The Race to Zero Emissions: stalled expansion, hydrogen’s revival, heatwave diary

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Here’s what happened over the past week that helped or harmed the world’s chances to cut greenhouse-gas emissions to zero.

A photo of Boeing 737 MAX airplanes parked on the tarmac at the Boeing Factory in Renton
Parked 737 Max planes.
Image: REUTERS/Lindsey Wasson/File Photo

🔽 Decreases emissions

1️⃣ The airport expansion plans in Marseille have stalled. France’s environment authority has asked developers to explain how the expansion fits with country’s recently adopted legally binding target to cut emissions to net zero by 2050.

2️⃣ China‘s carbon emissions could peak 10 years sooner than the country’s current pledge under the Paris climate agreement. The country’s intense urbanization could mean fewer emissions than previously thought.

3️⃣ The interest in using hydrogen in cars and as a source of power is starting to rise again (paywall). There are currently projects under consideration or construction in the UK, Japan, the Netherlands, Italy, Norway, and China.

4️⃣ The costs of renewables continue to tumble. A new Wood Mackenzie report found that the cost of solar power in India is now 14% lower than coal-fired power. India’s solar power, at $38 per MWh, is the cheapest of any country in Asia Pacific.

5️⃣ The German utility RWE will close Wales’ last coal power plant in 2020, at least a year ahead of schedule. A Polish court has blocked the construction of a new 1 GW coal power plant.

Exxon Knew

Image for article titled The Race to Zero Emissions: stalled expansion, hydrogen’s revival, heatwave diary

In 1982, MB Glaser, manager of environmental affairs at Exxon, wrote: “Attached for your information and guidance is briefing material on the CO2 ‘Greenhouse’ Effect which is receiving increased attention in both the scientific and popular press.” On pg. 7, you’ll find the image copied below. It estimates that by 2020 the atmospheric CO2 concentration will reach 420 ppm and global average temperature would rise by 0.8°C compared to pre-industrial time. In 2019, the world has crossed 415 ppm and temperature rise is already above 0.8°C. “The science has since improved dramatically, but it was very good even back then,” writes Tom Randall of Bloomberg using documents unearthed by InsideClimate News.

0️⃣ Net-zero (for now)

1️⃣ Greenland‘s ice sheet is in the middle of its most extreme melt on record. Matters in Alaska are no better.

2️⃣ Zimbabwe‘s capital Harare has run out of water. El Salvador is running out of water, which is forcing people to migrate awayGuatemala‘s droughts are already causing people to move and be apprehended at the US border.

3️⃣ One way to slow down global warming is to inject particles into the atmosphere that reflect the sun’s heat. But the process might have unintended consequences, such as altering monsoon patterns or food production. Scientists say we need more data and want to perform experiments. Critics worry even doing geoengineering experiments might start us down a slippery slope.

4️⃣ “It’s 2053 and we saved the planet.” That’s the starting point for Carbon Ruins, a museum exhibition in Lund, Sweden trying to show what the world might look like after we’ve abandoned fossil fuels.

5️⃣ Once considered “ratings killers,” data from publishers show that readers are finally paying attention to climate stories. Even with increased climate coverage around the globe, however, how the stories are framed depends on the country’s GDP.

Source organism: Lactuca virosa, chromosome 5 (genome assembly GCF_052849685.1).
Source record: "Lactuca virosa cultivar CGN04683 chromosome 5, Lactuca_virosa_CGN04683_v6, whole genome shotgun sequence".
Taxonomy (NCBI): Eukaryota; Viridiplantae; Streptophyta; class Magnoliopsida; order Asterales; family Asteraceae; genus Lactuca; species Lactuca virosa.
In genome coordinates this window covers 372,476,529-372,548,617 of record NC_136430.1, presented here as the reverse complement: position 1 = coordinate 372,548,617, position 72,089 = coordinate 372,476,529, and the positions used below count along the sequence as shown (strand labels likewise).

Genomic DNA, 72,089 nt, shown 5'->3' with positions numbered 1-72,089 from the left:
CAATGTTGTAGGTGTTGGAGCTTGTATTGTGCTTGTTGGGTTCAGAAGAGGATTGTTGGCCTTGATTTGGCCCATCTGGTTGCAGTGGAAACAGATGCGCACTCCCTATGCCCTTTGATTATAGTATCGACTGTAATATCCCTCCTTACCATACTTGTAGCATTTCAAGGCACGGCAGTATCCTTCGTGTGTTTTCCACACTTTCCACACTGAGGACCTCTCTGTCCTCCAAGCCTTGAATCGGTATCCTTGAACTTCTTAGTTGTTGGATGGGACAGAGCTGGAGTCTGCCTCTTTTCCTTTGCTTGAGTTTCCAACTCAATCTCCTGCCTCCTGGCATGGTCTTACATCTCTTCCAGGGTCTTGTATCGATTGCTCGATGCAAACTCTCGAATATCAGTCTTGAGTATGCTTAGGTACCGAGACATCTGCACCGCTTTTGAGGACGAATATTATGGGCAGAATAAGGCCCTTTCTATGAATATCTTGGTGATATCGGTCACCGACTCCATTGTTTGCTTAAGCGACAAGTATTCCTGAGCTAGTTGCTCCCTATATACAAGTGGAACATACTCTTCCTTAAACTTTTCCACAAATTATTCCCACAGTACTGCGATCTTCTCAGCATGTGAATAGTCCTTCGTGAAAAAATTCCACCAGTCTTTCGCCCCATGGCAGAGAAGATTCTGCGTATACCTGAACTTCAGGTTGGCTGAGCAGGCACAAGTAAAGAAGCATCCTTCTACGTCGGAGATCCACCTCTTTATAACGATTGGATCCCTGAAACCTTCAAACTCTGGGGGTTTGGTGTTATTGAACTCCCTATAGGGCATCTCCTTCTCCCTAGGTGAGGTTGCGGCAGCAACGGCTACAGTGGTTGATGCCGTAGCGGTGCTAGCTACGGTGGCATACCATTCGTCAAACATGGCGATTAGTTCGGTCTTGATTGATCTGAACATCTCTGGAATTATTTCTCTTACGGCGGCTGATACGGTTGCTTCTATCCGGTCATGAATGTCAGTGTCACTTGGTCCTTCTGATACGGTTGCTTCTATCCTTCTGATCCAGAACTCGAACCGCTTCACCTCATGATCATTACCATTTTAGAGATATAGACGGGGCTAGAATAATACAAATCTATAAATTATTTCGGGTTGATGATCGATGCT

Surviving the heatwave

In 2003, thousands died during a European heatwave. To lower the risk of such a fate again, countries like France have developed a “heat strategy,” which includes cooling areas, a checking system for vulnerable people, and shady parks kept open all night. On the hottest-ever day in Paris, Megan Clement decided to follow that advice. Her diary shows that it didn’t help all that much.

Lyft electric scooter riders in Denver, Colorado
What are you doing! Get back on the sidewalk!
Image: Lyft

🔼 Increases emissions

1️⃣ Electric scooters are becoming a popular form of transport to get around in cities. While scooters don’t produce any particulate pollution, building and maintaining one does put out carbon emissions. When those factors are included, a new study finds, scooter rides generate more greenhouse-gas emissions than the alternative about two-thirds of the time.

2️⃣ China‘s steel companies are lagging behind international companies on energy efficiency and carbon compliance. The Carbon Disclosures Project sees the steel companies becoming uncompetitive when stricter environmental regulations come in force.

3️⃣ The Arctic is suffering its worst wildfire season on record, with huge blazes in Greenland, Siberia, and Alaska. The Siberian wildfires have forced Russia to declare a state of emergency (paywall). Wildfires are also raging beyond control in Indonesia, which has similarly forced the country to declare a state of emergency.

4️⃣ India‘s renewable firms are in a tussle with the country’s youngest chief minister, who wants to revise power-purchasing contracts with solar and wind developers. If he succeeds, it could slow down India’s investments in the sector.

5️⃣ Ohio’s Republicans voted for a billion-dollar bailout of coal (and nuclear) power plants. The state ranks 49 among 50 in the amount of electricity it generates from renewable sources.

Stats to remember

As of Aug. 1, the concentration of carbon dioxide in the atmosphere was 410.51 ppm. A year ago, the level was 407.53 ppm. July of 2019 has now become the hottest month in recorded history.

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